At the cost of incredible efforts, Russia gradually overcame the most difficult of times. She was forced to rely on herself at the international level. She fully paid off her external debt, and internally, engaged in the restoration of the economy and civil society. She regained respect for her armed forces, continued to pursue a policy of nuclear deterrence and did not allow any provocations.

But history is inexorable. Rome and Constantinople. Arab caliphs and Genghis Khan. The rise and inglorious death of Napoleon. "Sunset" in the colonies of powerful Britain. Europe of Charlemagne. Incas and Persians. The Ottoman Empire and Tsarist Russia. Irrespective of which page you open in the volumes of the chronicles of the world, you will find the same thing. After the heyday of the empire and its golden age, the ending is always the same: disintegration and war, or war and disintegration. This is a world law. So it happened to us, with the USSR, only in a delayed version. The war could have happened earlier — in the 90s of the last century, in the first two decades of the XXI century, but it has flared up now. This development of events is connected with the inexorable and cruel course of world history. A big country dies — a war begins. Sooner or later. The accumulated internal contradictions and resentments are too strong. Intense nationalism, primitive envy and greed arise. And, of course, the strongest catalyst for war after the death of the empire is always the countries around it, that want to further divide the collapsed power. In our case, it was the frostbitten and cynical position of the Western world. The Anglo-Saxon civilization, which has completely lost its head from its impunity, which has simply gone crazy on the basis of ideas of exclusivity and fictional Messianism.

Two dates can be considered as points of no return, actually. The first one was in the autumn of 2008, when the Western world supported Georgia's aggression against the Ossetian people, and exalted to heaven a jerk, a drug addict and an adventurer, who later was rejected not only by his own country, but also by another one, which he cowardly fled from. The aggressor was then given a quick and firm rebuff.

The second turning point is the spring of 2014, when the people of Crimea expressed their will in a legitimate referendum, having returned to their historical homeland. In the Western world, this caused a frenzied, impotent hysteria, which continues to this day. Their convulsions are fueled by caveman Russophobia and the desire to create a new Frankenstein (Ukraine this time) — a special "anti-Russia" monster, the one about which the president of our country has written. What else can I say? Only one thing: a wise Athenian, quite the antithesis of the current brainless Western politicians, once said: Quos Deus vult perdere, prius dementat — whoever God wants to punish, he first deprives of reason.3 It was this insane hysteria, an obsessive desire to tear apart our country, that ultimately led to a special military operation.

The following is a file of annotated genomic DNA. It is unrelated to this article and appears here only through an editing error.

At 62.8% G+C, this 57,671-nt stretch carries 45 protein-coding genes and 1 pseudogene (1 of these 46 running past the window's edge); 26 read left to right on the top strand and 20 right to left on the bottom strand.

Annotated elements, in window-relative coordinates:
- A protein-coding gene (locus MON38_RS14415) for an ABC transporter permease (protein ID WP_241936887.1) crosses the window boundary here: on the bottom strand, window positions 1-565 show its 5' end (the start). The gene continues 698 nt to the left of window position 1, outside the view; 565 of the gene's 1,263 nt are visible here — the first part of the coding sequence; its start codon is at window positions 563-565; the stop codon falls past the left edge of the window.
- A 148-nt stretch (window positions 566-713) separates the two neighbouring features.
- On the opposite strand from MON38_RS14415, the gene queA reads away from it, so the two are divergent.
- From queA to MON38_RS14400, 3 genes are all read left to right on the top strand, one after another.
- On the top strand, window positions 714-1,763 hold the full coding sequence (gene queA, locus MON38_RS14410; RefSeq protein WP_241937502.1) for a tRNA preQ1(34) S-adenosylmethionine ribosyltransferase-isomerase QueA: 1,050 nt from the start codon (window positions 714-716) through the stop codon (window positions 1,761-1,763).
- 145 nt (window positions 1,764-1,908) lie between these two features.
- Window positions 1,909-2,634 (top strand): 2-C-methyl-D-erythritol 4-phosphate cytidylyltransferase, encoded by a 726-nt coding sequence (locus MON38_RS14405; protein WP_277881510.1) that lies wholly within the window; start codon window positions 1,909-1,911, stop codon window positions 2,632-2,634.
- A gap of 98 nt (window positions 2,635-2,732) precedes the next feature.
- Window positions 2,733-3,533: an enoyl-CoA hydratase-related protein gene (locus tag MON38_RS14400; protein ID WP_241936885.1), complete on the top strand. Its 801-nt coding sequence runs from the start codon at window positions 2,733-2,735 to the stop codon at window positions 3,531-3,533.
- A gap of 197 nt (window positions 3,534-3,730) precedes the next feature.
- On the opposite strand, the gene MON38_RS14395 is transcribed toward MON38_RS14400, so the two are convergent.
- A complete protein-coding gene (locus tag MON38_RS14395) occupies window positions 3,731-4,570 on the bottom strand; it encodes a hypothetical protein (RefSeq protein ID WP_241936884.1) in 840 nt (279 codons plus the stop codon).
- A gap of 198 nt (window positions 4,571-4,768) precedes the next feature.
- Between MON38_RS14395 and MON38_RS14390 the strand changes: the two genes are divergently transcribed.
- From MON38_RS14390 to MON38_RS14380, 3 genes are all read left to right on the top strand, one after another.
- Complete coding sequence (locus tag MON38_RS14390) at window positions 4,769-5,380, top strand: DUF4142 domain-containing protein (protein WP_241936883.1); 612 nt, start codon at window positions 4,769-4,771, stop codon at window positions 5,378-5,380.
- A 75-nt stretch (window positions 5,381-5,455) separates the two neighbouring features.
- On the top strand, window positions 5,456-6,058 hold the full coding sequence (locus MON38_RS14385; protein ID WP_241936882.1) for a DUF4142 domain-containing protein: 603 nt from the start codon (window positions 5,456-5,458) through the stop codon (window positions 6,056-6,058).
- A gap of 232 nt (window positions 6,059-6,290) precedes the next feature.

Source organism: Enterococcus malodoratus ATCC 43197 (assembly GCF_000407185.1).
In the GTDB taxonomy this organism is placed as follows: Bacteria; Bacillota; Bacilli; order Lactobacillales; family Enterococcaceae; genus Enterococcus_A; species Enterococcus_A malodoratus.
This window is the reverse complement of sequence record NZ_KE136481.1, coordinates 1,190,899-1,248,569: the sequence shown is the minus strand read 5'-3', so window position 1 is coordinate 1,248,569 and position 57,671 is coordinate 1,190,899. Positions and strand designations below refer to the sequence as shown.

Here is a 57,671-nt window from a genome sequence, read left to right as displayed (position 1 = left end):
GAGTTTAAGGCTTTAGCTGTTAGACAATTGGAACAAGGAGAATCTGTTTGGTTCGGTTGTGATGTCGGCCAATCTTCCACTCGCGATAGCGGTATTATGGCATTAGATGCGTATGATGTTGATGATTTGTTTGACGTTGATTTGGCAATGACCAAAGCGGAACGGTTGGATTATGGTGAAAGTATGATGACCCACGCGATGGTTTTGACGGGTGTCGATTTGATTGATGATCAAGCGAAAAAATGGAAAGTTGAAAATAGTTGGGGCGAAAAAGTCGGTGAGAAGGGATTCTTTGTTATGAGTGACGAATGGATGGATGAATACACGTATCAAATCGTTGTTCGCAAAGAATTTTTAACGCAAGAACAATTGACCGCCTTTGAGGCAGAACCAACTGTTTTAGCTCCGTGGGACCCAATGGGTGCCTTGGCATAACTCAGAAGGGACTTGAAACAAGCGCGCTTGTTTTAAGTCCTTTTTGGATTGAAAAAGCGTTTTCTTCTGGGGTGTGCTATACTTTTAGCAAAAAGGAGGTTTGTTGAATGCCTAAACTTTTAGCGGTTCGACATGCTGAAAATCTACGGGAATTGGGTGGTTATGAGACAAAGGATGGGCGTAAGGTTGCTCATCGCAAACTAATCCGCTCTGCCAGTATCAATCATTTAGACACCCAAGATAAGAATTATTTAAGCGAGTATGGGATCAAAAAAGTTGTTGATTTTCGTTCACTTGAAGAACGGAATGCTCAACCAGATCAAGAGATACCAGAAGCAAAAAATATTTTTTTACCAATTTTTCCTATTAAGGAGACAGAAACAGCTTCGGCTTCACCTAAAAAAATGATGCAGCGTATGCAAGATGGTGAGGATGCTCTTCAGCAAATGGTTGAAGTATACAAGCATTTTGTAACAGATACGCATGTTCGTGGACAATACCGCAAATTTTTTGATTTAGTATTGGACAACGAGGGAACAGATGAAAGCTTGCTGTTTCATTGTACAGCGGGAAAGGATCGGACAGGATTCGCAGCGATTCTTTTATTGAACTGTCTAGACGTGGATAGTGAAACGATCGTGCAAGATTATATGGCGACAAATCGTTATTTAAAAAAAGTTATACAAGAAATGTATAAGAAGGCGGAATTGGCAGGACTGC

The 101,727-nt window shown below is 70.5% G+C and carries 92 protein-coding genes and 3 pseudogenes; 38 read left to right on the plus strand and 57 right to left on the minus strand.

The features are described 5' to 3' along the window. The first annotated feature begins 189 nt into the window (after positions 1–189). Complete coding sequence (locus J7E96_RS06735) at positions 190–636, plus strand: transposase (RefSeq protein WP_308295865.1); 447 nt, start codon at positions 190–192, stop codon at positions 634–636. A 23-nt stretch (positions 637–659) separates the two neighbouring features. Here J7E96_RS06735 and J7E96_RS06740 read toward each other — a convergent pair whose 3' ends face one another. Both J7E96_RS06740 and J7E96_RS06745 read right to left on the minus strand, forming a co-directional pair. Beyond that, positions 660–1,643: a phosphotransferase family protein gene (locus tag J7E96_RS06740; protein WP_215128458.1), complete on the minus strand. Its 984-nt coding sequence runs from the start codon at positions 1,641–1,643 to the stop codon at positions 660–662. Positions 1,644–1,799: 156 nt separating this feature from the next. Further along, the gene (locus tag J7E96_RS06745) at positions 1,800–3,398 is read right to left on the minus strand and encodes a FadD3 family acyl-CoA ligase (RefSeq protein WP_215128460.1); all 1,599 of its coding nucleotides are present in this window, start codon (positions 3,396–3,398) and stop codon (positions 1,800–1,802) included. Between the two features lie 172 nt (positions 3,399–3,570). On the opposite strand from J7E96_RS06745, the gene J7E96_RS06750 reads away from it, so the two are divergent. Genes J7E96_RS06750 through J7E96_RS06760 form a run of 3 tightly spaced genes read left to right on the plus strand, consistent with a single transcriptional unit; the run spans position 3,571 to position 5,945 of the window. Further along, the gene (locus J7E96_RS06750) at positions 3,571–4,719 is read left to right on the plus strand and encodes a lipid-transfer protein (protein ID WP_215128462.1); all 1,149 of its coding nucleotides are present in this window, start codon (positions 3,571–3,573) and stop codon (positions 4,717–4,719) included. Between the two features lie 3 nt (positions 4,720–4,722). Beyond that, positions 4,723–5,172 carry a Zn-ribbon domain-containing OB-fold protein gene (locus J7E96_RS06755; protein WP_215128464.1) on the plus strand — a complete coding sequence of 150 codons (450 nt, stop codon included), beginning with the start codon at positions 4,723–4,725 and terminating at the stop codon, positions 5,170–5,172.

History also demonstrates something else: any collapsed empire buries half the world, or even more, under its rubble. It seems that those who first destroyed the USSR, and now are trying to destroy the Russian Federation, do not want to understand this. They still have delusional ideas that because they sent the Soviet Union to the next world without a single shot, they now will be able to bury the current Russia without significant problems for themselves, throwing the lives of thousands of people involved in the conflict into the furnace. These are extremely dangerous misconceptions. As with the USSR it will not work. If the question of the existence of Russia itself seriously arises, it will not be resolved on the Ukrainian front at all. And along with the question of the further existence of the entire human civilization. And there should be no ambiguities here. We don't need a world without Russia.

Of course, it is possible to continue pumping weapons into the neo-fascist Kiev regime, and prevent any possibility of reviving negotiations. Our enemies are doing just that, not wanting to see that this obviously will lead to a total fiasco. Everyone looses. A loss for everyone. A crash. The apocalypse. Then you have to forget about your former life for centuries, until the smoky debris stops radiating.

Russia will not allow this. And we are not alone. Western countries with satellites account for only 15% of the world's population. Russia and her friends are much stronger. The calm power of our big country and the authority of its partners are the keys to preserving the future for our world.


2 Foros and the August putsch (Coup vs Putsch - What's the difference?)
3 Antigone, play by Sophocles (620)


Source: Translation: & Language wash: English Check Online. IMG: © N/A